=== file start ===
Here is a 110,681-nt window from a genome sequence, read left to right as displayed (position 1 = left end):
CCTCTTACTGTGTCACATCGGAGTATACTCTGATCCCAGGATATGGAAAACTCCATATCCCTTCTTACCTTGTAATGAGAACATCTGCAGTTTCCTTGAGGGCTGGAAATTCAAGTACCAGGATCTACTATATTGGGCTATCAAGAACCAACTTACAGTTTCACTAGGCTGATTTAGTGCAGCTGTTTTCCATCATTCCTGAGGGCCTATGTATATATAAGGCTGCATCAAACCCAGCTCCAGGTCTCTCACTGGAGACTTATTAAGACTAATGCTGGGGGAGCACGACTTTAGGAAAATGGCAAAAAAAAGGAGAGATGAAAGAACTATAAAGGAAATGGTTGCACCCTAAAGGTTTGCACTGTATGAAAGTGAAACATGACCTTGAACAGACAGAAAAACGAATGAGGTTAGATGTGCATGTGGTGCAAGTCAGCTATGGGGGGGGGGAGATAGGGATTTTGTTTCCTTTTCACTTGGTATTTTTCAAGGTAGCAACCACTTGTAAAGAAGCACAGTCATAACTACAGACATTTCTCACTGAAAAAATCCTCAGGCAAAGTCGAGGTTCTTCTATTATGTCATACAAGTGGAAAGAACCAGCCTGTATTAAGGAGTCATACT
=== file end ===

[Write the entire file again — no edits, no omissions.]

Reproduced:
Here is a 110,681-nt window from a genome sequence, read left to right as displayed (position 1 = left end):
CCTCTTACTGTGTCACATCGGAGTATACTCTGATCCCAGGATATGGAAAACTCCATATCCCTTCTTACCTTGTAATGAGAACATCTGCAGTTTCCTTGAGGGCTGGAAATTCAAGTACCAGGATCTACTATATTGGGCTATCAAGAACCAACTTACAGTTTCACTAGGCTGATTTAGTGCAGCTGTTTTCCATCATTCCTGAGGGCCTATGTATATATAAGGCTGCATCAAACCCAGCTCCAGGTCTCTCACTGGAGACTTATTAAGACTAATGCTGGGGGAGCACGACTTTAGGAAAATGGCAAAAAAAAGGAGAGATGAAAGAACTATAAAGGAAATGGTTGCACCCTAAAGGTTTGCACTGTATGAAAGTGAAACATGACCTTGAACAGACAGAAAAACGAATGAGGTTAGATGTGCATGTGGTGCAAGTCAGCTATGGGGGGGGGGAGATAGGGATTTTGTTTCCTTTTCACTTGGTATTTTTCAAGGTAGCAACCACTTGTAAAGAAGCACAGTCATAACTACAGACATTTCTCACTGAAAAAATCCTCAGGCAAAGTCGAGGTTCTTCTATTATGTCATACAAGTGGAAAGAACCAGCCTGTATTAAGGAGTCATACT